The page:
What's in a (page)name? An audience for your museum website

August 29, 2012, 11:40 AM eastern by Rob Landry

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You know what Mr. Shakespeare wrote:

A rose by any other name would smell as sweet..."

Unfortunately, no one would be able to google its web page.

If you're involved in your museum's content strategy and content management you're probably already aware that you can improve the search engine ranking of your page by including relevant keywords in its name.  For example, if someone's looking for American Gothic they're more likely to find your page in search engine listings if it's named "/collection/paintings/american-gothic/" then if your page is named "index.cfm?fuseaction=home.viewPage&page_id=D3B42A92-1E4F-379B-60D7EF055335DE7C".  If not, this post is for you.

The pagename (URL) you choose is an important ingredient in improving your search engine rankings, and being able to name your pages can significantly increase the traffic to your website.

You'll be in a much better position to capture the long tail of web searches for content that can be found on your site.  That alone can tack on a significant amount of traffic.  When we've installed a content management system for clients to allow relevant naming of pages, it's not unusual to see the number of terms they "get found" for increase as much as 20 percent.

If your facility has a collection, you should give some thought as to how you can feature some of the art on your site on pages you can christen with relevant names.  If you are displaying art but using webware that doesn't allow you to control the naming conventions,  consider adding a supplemental section to your site where you can have that control.

If you don't have an extensive collection, but your museum is about a historical topic or person, think about how you can name pages in ways that incorporate those terms, increasing the chances that your site content will float to the top of search engine rankings for related keyword searches.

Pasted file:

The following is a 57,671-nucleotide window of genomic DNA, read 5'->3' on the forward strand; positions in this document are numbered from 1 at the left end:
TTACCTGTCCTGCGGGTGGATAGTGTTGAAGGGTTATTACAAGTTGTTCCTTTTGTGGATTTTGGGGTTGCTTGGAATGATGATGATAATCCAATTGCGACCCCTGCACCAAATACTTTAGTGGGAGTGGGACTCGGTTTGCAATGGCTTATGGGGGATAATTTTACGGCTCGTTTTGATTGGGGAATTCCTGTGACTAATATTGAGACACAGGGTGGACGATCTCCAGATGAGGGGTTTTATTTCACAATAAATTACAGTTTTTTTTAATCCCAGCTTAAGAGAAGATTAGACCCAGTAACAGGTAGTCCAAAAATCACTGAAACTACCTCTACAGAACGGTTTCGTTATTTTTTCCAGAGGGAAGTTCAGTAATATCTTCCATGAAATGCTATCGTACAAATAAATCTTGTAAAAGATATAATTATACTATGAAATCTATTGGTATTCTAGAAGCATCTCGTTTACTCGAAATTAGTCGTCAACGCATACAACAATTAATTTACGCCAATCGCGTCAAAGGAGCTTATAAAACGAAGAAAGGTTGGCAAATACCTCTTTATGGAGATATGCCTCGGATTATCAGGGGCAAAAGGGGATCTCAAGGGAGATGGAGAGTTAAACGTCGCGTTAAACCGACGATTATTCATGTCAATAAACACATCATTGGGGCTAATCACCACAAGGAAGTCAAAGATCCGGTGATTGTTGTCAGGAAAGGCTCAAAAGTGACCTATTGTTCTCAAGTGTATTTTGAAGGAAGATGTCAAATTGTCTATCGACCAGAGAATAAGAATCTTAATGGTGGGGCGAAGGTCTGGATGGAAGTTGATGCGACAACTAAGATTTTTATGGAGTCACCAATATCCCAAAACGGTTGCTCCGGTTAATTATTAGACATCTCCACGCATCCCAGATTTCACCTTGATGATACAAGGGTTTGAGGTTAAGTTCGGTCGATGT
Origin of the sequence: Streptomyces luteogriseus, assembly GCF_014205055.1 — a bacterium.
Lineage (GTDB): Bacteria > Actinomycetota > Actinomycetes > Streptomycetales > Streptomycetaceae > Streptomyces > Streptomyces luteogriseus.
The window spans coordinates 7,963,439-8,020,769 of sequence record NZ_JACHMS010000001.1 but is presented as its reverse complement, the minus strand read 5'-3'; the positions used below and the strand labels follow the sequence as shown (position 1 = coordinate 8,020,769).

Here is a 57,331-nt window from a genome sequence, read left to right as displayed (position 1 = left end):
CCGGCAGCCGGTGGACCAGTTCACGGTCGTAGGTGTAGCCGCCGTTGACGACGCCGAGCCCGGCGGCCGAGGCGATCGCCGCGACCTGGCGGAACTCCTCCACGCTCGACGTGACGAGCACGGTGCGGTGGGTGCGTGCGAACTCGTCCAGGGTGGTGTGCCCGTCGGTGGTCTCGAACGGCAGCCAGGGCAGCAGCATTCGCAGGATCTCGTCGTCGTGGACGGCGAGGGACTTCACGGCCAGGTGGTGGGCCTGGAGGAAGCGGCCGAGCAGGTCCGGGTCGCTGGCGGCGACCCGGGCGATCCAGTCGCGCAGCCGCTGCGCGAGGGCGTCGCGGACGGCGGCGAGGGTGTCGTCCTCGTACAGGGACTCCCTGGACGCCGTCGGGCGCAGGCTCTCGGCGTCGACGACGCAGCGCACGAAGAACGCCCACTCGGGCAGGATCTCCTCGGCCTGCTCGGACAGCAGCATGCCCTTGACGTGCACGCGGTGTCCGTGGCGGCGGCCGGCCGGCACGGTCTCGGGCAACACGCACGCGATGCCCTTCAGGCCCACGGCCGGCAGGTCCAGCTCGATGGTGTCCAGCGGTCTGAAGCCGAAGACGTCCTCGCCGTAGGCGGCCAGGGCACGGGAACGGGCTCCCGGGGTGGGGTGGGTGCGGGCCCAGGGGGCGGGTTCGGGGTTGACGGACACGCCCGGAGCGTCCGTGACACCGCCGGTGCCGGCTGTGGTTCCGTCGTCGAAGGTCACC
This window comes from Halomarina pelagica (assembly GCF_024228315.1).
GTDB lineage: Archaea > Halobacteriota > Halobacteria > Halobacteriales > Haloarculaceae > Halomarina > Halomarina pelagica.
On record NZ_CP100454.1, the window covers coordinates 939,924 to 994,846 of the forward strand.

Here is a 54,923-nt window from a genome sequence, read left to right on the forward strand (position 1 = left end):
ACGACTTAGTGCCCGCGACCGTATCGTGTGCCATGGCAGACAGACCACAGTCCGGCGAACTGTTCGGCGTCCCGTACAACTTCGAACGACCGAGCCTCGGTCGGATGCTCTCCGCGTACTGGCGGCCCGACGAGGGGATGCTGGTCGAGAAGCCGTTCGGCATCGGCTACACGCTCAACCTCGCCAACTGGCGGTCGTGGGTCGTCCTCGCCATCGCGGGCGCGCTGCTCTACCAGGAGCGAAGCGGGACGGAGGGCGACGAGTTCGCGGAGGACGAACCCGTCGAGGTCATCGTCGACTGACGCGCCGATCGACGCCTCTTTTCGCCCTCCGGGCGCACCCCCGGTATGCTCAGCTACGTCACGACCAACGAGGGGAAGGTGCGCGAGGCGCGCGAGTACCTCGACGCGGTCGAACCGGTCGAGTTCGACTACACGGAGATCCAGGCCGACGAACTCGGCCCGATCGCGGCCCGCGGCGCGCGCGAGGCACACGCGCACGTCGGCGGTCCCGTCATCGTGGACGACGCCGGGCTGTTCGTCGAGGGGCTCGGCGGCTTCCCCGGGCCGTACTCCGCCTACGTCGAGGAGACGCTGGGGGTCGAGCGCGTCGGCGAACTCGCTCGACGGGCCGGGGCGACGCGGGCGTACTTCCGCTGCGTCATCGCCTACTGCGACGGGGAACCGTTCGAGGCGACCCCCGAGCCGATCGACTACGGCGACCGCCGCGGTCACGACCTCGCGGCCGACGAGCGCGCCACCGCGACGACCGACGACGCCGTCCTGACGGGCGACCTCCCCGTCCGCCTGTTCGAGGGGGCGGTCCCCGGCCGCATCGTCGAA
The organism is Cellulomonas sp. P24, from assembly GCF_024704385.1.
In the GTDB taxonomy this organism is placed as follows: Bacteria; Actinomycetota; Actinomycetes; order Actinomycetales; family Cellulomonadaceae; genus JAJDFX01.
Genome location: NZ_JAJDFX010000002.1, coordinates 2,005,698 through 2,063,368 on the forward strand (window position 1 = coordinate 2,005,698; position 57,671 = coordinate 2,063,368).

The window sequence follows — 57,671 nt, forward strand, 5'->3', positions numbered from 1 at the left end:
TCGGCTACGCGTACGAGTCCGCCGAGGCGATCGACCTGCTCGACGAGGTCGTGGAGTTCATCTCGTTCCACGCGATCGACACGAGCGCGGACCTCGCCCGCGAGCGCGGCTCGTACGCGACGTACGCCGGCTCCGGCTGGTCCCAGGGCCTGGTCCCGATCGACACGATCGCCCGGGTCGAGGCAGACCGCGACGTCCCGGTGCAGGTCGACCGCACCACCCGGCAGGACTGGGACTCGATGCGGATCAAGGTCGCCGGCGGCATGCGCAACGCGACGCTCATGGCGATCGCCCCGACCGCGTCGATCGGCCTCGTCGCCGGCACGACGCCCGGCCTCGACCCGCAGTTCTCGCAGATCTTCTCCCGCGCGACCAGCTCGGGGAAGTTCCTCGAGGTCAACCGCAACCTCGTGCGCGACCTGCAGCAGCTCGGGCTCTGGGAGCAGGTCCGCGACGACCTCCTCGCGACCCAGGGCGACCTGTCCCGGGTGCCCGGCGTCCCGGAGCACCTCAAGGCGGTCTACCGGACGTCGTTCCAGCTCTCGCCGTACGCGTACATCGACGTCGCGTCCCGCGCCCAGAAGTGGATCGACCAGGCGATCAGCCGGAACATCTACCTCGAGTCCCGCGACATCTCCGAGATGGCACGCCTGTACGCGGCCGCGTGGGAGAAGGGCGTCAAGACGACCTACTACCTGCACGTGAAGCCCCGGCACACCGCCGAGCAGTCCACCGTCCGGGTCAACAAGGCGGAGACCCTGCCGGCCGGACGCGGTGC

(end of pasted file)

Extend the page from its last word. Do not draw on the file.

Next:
When you're planning a website redesign, selecting a content management system that allows non-technical staff to create unlimited pages and determine the name of those pages should be a basic requirement.  Fortunately, the popular Open Source CMSs, Wordpress and Drupal, offer this feature, and others do as well.

A CMS we've developed at plein air, based on the Open Source Django platform, lets museums build landing pages for artists who have produced works that appear in the online collection, as well as pages for specific types of art ("tags") for which people are searching.

These pages are all linked together, and we've seen that this increases digital engagement, increasing time on site as people click back and forth between artists, collection pieces and topics.  Bounce rates have gone down and pages-per-vist have gone up, usually dramatically.

One thing to keep in mind, when you embark on a website redesign and move to a CMS that allows you to create search-engine friendly page URLs, is to plan to preserve the ranking of popular pages under the old URL structure.  Many of your most popular pages may have inbound links on dozens or even hundreds of other sites; the last thing you want is to serve up the dreaded 404 page ("Page Not Found") because you've adopted a better content strategy for naming your pages.

In that case, you need what's called a "301 redirect" strategy, under which requests for old page names are redirected automatically by your server to the new page name for the content ("index.php?type=about" reroutes to "/about") and it does it in a way that lets the search engine bots know that the page has the same-great-content-with-new-and-improved-name and your rankings - and traffic - won't take a hit.

At plein air we plan for this as part of our redesign process, and you should make sure you understand your interactive partner's 301 redirect strategy before you engage them to rework your site.

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